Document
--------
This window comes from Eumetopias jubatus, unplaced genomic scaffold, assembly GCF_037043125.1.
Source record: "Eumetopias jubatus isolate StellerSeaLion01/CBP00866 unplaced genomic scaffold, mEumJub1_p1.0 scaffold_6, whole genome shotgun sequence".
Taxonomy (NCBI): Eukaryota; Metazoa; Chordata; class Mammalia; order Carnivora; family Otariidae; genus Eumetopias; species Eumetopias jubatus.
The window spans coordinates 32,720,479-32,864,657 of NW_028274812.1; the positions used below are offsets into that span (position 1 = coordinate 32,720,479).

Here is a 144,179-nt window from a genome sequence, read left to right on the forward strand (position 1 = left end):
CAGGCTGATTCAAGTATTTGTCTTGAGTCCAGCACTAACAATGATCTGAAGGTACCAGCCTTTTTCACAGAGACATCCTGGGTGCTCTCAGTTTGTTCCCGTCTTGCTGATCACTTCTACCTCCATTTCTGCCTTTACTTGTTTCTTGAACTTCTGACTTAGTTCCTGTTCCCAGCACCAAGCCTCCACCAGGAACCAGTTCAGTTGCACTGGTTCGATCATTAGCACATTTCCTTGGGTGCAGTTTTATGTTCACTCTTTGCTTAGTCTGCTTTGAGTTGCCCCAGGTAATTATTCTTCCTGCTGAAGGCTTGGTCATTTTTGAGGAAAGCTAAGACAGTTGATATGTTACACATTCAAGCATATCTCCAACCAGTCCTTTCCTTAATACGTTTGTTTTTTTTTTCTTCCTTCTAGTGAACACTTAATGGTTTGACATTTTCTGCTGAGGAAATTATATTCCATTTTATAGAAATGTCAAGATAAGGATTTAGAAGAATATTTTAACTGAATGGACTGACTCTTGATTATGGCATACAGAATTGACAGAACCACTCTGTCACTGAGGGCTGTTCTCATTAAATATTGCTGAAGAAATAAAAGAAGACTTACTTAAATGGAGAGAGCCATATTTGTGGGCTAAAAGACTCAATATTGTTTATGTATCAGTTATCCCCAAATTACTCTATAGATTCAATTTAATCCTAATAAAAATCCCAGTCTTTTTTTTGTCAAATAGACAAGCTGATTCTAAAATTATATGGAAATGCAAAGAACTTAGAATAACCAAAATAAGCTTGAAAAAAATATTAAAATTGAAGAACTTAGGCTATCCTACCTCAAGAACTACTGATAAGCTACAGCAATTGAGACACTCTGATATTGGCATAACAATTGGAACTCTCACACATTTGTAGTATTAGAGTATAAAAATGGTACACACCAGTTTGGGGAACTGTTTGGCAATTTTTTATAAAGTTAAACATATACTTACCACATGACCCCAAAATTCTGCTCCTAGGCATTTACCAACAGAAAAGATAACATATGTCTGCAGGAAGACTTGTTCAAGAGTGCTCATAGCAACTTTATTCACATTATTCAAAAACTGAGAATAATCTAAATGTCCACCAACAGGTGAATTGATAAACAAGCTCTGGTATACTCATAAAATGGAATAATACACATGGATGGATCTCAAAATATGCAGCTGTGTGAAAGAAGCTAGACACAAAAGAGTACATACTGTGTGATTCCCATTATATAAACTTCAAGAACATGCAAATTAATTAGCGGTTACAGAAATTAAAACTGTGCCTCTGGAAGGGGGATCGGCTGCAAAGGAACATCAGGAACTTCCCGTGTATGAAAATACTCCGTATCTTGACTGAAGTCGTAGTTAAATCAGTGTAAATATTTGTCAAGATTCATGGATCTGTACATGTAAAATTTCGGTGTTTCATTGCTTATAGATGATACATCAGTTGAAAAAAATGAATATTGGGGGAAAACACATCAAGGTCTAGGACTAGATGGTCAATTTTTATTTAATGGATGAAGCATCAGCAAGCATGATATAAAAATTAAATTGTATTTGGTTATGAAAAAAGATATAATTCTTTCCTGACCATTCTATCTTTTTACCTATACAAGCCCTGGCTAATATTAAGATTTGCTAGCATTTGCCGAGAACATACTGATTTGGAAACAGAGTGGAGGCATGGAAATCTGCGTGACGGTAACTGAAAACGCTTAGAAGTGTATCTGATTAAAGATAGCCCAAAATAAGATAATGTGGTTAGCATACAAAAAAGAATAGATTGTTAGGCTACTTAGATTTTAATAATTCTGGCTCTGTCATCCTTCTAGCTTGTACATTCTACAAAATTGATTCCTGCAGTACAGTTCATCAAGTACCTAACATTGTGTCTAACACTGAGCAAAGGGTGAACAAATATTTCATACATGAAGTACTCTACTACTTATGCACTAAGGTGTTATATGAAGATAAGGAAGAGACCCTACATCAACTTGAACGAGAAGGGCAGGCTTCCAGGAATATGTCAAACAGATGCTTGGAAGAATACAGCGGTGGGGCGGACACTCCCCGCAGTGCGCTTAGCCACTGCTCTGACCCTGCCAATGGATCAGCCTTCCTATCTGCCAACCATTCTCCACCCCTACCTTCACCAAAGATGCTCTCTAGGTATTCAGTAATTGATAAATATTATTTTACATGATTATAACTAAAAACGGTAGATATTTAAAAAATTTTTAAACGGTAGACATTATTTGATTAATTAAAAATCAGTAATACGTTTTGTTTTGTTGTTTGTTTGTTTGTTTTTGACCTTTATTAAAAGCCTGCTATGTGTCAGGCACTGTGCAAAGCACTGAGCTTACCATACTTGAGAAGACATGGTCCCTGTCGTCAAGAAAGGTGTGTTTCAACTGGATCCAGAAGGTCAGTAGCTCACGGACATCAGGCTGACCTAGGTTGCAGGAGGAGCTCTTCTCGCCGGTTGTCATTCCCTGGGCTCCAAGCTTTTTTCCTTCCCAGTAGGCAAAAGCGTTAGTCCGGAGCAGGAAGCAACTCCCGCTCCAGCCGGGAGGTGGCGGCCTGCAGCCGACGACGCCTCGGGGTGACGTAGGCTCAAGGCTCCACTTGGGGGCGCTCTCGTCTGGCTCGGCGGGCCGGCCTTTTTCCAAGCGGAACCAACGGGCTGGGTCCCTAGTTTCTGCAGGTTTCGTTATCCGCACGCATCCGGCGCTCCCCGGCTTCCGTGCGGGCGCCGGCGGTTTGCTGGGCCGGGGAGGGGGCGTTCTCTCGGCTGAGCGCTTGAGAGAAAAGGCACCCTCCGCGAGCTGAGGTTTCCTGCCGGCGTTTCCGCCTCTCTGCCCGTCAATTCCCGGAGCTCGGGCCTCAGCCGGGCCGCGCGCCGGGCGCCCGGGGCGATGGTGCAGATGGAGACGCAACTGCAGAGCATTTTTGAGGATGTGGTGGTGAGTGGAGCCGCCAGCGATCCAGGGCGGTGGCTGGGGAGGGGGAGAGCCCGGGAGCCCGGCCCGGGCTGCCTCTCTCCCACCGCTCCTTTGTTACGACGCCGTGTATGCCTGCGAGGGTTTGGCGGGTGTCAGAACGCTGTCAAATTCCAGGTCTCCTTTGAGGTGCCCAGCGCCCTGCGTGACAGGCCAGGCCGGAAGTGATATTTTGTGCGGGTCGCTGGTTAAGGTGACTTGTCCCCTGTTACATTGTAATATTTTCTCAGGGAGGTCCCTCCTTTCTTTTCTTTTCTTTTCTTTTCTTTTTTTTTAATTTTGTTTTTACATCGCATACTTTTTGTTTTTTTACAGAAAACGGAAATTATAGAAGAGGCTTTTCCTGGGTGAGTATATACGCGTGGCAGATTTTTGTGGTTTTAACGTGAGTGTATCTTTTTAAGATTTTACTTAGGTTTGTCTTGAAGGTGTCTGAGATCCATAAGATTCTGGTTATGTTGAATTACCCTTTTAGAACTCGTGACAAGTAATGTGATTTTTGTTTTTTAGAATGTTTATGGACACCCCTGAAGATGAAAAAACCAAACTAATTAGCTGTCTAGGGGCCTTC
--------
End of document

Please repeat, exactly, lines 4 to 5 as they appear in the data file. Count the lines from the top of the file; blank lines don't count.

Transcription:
The window spans coordinates 32,720,479-32,864,657 of NW_028274812.1; the positions used below are offsets into that span (position 1 = coordinate 32,720,479).

Here is a 144,179-nt window from a genome sequence, read left to right on the forward strand (position 1 = left end):